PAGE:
posted on Aug, 15 2012 @ 02:31 PM
Did you ever wonder what the story was behind where Saddam was located? I sure did at the time and I'll bet many others as well. I know the
information on it was very slim ... until now. It seems the man who owns the house Saddam was taking shelter at decided to speak and share some
thoughts. I found this interesting and figured others would as well.
DAWR, Iraq — Alaa Namiq doesn’t want to talk about it. Or he’s dying to. It’s hard to tell. One minute he’s shaking his head, stone
silent. Then he starts bragging about it and he won’t stop talking.
“I dug the hole for him,” he says, his eyes burning with pride.
“The hole,” known to the world as the “spider hole,” is the tiny underground bunker on Namiq’s farm where former Iraqi dictator Saddam
Hussein was captured by U.S. soldiers on Dec. 13, 2003.
“He came here and he asked us for help and I said yes,” says Namiq, 41, wearing a long, white dishdasha robe. “He said, ‘You might be
captured and tortured.’ But in our Arab tribal tradition, and by Islamic law, when someone needs help, we help him.”
Sounds like Saddam was running pretty hard by that point. It sure isn't how I had imagined he'd be while listening to the reports of efforts to find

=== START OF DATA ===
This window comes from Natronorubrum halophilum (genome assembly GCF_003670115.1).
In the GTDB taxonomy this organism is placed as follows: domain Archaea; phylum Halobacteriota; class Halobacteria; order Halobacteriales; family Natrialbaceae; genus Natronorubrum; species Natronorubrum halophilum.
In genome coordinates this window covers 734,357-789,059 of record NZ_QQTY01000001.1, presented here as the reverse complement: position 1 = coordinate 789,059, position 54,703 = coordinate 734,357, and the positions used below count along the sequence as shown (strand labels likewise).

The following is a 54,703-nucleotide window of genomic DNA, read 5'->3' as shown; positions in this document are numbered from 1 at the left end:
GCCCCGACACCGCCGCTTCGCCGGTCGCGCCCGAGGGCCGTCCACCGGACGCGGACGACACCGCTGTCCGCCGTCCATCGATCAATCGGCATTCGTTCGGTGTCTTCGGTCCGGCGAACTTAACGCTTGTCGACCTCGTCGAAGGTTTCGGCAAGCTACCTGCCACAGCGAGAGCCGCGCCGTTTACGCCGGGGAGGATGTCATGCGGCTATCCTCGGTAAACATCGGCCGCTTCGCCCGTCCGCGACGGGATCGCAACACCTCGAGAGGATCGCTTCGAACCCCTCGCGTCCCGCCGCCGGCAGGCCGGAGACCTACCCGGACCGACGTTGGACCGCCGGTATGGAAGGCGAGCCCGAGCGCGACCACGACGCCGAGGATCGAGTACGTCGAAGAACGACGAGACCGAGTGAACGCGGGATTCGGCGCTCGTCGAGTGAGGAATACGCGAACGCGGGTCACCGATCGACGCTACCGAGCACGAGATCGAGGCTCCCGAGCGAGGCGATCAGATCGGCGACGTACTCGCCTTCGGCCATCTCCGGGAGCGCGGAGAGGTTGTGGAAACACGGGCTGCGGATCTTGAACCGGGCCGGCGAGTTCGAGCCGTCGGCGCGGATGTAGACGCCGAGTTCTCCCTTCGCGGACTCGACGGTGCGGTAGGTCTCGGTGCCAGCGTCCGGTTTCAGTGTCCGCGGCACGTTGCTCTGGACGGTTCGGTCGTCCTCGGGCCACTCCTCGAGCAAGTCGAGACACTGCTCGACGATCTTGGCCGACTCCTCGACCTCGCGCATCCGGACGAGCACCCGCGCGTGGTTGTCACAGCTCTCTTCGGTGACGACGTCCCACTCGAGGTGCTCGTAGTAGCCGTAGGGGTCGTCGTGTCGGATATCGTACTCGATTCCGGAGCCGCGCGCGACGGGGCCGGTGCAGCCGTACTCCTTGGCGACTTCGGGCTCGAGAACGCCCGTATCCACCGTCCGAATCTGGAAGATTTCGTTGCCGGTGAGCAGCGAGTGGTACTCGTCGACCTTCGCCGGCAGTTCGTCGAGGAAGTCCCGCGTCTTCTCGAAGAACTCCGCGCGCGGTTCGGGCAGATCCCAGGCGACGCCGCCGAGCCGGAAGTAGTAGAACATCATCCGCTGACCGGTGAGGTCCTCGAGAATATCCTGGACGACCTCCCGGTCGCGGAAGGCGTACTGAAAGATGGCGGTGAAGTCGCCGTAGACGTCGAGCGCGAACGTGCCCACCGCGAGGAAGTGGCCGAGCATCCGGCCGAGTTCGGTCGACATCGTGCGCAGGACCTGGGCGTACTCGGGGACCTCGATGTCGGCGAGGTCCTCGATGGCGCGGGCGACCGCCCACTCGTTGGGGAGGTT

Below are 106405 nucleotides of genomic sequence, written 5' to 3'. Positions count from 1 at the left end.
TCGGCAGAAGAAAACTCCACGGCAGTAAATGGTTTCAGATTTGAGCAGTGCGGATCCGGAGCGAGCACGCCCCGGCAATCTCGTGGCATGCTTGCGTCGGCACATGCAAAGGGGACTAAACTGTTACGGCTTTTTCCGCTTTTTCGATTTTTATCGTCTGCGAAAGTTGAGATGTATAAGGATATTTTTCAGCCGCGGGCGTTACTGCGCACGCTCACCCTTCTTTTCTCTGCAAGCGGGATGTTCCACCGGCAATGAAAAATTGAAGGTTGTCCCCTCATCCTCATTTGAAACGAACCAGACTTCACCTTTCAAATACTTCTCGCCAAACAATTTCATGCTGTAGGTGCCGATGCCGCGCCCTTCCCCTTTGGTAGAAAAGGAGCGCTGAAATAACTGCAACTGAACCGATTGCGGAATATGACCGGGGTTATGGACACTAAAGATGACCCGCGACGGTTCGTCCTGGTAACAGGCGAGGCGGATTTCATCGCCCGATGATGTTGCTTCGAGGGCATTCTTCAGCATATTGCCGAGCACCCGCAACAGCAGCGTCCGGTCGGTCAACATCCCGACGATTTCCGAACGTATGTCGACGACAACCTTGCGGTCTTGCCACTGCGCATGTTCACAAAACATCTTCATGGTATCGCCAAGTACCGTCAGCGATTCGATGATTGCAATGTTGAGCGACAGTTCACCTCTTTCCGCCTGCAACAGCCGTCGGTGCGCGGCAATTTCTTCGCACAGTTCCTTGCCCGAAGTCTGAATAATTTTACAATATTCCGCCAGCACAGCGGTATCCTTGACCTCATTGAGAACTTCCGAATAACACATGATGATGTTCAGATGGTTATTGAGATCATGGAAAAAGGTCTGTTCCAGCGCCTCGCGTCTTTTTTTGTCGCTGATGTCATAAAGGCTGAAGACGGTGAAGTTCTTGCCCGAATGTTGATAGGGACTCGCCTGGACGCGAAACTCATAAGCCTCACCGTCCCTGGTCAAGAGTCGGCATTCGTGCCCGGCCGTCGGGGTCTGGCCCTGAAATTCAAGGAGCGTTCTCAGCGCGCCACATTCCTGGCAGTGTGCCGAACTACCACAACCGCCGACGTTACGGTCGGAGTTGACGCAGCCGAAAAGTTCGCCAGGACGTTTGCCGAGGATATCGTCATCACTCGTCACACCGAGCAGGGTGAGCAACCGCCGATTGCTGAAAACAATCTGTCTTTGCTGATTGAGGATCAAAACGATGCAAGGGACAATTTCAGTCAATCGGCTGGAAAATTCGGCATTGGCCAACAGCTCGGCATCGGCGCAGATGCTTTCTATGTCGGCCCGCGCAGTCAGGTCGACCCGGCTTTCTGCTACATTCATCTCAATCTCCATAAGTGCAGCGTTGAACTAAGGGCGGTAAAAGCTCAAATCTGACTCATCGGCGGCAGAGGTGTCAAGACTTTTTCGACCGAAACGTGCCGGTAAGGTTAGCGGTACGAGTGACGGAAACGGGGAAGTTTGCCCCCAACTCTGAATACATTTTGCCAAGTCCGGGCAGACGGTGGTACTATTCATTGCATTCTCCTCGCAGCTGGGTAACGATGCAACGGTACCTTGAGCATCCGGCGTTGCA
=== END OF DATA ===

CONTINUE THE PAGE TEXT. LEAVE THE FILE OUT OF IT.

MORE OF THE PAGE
him. I imagined he'd have had some bunker or facility planned for himself well in advance. Odd duck he was, all the way around.
Namiq says he and Qais were arrested along with Hussein, and then spent a miserable six months in Abu Ghraib prison. Once a driver and an aide to
the former president, he has spent the last few years driving a taxi, finally saving enough to open his family restaurant a few weeks ago.
Ahh... That would seem to explain not only why there was 0 info from anyone .. even leaks..at the time but why Saddam chose this guy of all the people
around. Not a random choice at all.
“Saddam knew there would be a day that he would be captured and executed,” Namiq says. “In his heart, he knew that everything was gone and
that he was no longer president. So he started something new — jihad against the occupiers. He sacrificed everything he had, including his two sons,
for the sake of the country.”
Namiq says that when he was held at Abu Ghraib, U.S. soldiers — including a female interrogator who told him he looked like actor Tom Selleck —
questioned him daily about weapons of mass destruction and the hiding places of top aides to
(I'd note this is another LONG article at the source and well worth going back to read. There is much more detail between these quotes.)
It sounds like at the end, he'd realized what was coming and how it had to go. I don't feel sympathy for Saddam and I never will. I never can. I
wish he'd made the realization this talks about in his fatalistic attitude much sooner and perhaps ...short circuited so much that came.
Regardless though, this story seemed to fill in a great many blanks I had about that whole segment of the war and what happened. I thought others must
be just as curious about the rest of the story.